The winner of 4A was none other than the human highlight reel, Takumi Hakamata. Takumi showcased a lot of tricks from 2017 with an increase of cleanliness, as well as some new ideas that he's made since his last time competing at JOYC in November. Takumi is a favorite to win Japan Nationals this year for many, and if he's cleaner than this, I would say that he has a really good chance at doing so.

The winner of 5A was Ryotaro Morimoto with a pretty solid routine. 5A in Japan is starting to become smaller and smaller, and Ryotaro is starting to move up the ranks in the division. 

So, that's all for West Japan! Solid showing in all 5 divisions, which is rare for yo-yo contests these days. Next up is Central Japan coming this weekend, with some favorites in the 1A division including 5th in Japan Yuiga Suzuki, 5th in the World Yuuki Nishisako, and innovator Arata Imai. Who will win??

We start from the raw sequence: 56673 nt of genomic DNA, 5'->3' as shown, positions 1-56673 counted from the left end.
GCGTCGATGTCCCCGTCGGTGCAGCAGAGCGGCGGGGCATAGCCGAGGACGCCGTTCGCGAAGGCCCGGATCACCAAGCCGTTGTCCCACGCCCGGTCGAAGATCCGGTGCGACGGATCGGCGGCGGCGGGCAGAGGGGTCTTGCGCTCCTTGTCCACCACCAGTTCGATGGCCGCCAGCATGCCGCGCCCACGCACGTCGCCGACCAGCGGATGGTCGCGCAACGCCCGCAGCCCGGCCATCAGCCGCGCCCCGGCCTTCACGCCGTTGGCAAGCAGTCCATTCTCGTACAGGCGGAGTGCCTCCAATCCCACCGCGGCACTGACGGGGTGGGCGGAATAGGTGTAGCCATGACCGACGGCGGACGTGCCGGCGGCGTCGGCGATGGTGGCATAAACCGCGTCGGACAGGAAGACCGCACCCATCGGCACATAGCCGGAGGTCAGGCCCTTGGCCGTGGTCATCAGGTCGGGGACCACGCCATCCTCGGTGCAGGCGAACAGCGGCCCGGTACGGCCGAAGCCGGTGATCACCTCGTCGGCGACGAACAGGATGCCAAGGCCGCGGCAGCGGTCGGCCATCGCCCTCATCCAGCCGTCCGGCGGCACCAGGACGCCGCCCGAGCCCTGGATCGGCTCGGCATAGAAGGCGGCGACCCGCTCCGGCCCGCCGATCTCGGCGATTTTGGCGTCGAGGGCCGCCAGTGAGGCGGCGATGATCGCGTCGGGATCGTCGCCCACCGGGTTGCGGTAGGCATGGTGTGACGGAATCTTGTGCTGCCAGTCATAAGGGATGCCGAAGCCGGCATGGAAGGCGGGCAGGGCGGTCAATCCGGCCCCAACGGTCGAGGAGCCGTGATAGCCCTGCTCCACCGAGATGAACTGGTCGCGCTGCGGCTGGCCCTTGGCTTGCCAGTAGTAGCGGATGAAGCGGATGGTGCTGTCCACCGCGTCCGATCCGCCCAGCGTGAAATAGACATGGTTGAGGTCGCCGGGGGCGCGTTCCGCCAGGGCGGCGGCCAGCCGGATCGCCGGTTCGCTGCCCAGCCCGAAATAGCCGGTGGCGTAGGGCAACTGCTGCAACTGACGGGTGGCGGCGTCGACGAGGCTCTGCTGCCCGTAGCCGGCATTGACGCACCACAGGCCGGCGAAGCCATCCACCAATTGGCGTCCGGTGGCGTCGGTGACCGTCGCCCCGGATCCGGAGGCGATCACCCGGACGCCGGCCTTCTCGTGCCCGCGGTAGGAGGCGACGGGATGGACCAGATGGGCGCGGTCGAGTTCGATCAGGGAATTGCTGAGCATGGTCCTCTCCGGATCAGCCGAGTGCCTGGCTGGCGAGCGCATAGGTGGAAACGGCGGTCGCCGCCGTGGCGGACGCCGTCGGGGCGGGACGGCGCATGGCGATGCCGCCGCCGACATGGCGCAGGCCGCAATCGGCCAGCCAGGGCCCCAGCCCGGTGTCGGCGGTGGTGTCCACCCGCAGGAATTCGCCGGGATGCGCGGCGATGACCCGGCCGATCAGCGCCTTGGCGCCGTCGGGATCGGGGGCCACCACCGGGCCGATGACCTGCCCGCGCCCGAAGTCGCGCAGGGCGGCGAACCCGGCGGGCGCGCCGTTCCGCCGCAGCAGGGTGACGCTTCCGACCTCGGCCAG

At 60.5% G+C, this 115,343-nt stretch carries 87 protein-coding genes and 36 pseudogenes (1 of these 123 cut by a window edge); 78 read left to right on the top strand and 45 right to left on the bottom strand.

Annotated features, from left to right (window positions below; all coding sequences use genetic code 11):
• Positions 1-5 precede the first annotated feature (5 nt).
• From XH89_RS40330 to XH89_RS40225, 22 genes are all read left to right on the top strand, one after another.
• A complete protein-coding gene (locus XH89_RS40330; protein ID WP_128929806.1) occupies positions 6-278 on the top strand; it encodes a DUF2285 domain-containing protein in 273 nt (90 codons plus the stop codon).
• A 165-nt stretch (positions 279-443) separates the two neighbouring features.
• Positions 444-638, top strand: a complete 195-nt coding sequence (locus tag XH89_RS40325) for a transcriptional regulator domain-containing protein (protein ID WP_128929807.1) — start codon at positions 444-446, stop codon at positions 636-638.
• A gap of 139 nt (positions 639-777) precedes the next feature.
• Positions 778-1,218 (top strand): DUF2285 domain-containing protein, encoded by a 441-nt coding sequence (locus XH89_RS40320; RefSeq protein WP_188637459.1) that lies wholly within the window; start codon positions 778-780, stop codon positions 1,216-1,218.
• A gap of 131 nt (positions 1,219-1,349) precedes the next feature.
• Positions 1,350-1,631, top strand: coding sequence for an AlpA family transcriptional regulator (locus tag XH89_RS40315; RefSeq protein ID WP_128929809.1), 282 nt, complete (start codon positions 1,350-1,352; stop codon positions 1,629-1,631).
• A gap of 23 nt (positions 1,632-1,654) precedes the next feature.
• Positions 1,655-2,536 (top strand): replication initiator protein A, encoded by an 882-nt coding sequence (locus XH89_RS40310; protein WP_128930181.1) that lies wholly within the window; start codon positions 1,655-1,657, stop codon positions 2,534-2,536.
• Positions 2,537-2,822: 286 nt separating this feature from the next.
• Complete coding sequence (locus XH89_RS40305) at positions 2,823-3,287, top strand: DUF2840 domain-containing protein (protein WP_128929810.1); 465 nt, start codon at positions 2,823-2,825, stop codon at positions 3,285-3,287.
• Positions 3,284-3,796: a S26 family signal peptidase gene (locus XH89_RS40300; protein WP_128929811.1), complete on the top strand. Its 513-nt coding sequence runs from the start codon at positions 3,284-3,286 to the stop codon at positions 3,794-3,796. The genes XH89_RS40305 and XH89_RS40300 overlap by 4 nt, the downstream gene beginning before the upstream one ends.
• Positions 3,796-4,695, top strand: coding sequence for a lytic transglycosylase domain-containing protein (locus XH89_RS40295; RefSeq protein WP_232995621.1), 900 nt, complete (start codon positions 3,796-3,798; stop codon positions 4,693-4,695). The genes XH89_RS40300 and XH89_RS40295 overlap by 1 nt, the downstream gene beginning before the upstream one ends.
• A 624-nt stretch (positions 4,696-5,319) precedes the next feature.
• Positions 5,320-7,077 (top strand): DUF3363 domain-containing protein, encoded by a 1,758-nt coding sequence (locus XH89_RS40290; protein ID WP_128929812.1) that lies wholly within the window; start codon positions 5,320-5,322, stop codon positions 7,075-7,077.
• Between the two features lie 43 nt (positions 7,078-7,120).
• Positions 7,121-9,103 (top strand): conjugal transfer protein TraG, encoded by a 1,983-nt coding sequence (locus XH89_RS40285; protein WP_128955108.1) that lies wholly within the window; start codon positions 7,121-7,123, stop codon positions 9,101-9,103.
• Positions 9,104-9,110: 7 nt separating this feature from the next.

44FESTA Volume 28 Recap

Hey everyone! Colin here with the FIRST RECAP OF 2018! This time, I'll be summarizing the recently held 44FESTA - #28. This event was actually larger than normal FESTA events, as it was a new year's party. Players not only from Japan were in attendance, people from Korea and the United States even attended as well! As usual, the talent shown from this contest is nothing shy of amazing.

Should be no surprise to anyone that the machine Hajime Miura of sOMEThING by YoYoAddict was crowned champion. Hajime's freestyle was not his cleanest, however his trick quality is evolving even further, and he keeps progressing to be the best 3A player in the world by a longshot in my eyes. Come on, did you see that combo at 1:30? 

The position of runner up was awarded to Yamato Fujiwara of C3. You may remember Yamato from our last recap of 44FESTA in which he won, so seeing him on the podium again shouldn't surprise anyone. Seeing Yamato's improvement in cleanliness, technicality, and dance moves is always impressive to me, and I can tell that he will definitely be a threat for the Japanese 2A scene in 2018.

3rd place at the event was awarded to Kim Mir, from Korea! At such a young age, this kid is seriously amazing. Watching him blaze through his tricks with perfection was wild to me, and I think it's safe to say that Kim Mir will be the next big thing if he keeps at it.